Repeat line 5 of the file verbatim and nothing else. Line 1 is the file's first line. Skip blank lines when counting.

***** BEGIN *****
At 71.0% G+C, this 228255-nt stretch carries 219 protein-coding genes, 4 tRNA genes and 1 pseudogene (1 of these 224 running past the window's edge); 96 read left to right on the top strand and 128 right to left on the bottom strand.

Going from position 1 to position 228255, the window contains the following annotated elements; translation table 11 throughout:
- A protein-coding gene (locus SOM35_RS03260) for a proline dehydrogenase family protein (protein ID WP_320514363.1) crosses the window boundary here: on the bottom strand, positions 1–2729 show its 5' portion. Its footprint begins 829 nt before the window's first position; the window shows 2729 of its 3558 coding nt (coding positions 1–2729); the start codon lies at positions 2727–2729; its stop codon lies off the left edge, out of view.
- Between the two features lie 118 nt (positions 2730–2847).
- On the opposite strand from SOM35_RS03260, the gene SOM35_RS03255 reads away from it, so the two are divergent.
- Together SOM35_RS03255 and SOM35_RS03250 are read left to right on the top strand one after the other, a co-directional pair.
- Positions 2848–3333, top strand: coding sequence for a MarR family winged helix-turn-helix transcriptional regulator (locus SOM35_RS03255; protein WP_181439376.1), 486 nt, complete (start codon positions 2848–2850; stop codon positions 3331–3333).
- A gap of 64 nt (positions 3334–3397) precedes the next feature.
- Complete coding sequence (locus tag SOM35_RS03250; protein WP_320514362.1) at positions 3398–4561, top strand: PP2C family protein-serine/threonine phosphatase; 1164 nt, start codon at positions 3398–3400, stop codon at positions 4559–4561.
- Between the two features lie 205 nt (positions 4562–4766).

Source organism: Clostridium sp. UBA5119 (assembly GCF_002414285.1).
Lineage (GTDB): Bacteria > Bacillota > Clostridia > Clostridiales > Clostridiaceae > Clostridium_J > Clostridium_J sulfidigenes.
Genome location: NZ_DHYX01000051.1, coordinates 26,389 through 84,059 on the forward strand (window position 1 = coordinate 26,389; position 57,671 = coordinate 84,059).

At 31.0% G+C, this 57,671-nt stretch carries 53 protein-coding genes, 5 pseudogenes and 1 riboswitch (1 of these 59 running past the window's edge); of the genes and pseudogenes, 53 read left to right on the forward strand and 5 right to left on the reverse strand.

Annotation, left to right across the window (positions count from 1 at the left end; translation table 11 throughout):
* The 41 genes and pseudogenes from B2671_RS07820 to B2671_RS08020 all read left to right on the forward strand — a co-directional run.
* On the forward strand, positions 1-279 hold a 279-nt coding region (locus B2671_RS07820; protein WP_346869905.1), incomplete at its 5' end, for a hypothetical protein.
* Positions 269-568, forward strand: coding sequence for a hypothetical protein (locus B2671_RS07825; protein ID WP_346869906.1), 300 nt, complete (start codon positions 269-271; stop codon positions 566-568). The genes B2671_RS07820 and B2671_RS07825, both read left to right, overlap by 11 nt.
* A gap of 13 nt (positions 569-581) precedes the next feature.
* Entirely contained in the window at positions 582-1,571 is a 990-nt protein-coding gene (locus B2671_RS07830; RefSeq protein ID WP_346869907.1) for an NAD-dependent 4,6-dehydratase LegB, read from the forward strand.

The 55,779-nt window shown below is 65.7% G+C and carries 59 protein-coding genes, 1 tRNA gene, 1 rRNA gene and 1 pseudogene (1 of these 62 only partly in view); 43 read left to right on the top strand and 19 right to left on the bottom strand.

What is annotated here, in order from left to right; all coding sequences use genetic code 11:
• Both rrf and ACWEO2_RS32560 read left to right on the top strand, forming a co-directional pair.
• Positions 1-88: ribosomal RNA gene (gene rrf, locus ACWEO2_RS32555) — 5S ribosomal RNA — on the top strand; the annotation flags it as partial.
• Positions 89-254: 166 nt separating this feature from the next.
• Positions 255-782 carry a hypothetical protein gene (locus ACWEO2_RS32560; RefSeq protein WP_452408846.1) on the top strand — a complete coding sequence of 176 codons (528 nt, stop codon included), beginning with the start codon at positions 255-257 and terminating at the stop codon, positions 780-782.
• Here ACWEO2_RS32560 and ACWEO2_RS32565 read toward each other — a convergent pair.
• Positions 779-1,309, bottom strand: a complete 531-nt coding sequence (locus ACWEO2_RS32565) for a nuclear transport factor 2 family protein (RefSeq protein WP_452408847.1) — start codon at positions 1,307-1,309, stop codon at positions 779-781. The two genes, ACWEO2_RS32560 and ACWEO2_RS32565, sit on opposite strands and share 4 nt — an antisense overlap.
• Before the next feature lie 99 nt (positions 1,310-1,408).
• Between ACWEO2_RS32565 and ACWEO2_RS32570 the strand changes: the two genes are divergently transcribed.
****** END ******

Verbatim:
- On the opposite strand from SOM35_RS03260, the gene SOM35_RS03255 reads away from it, so the two are divergent.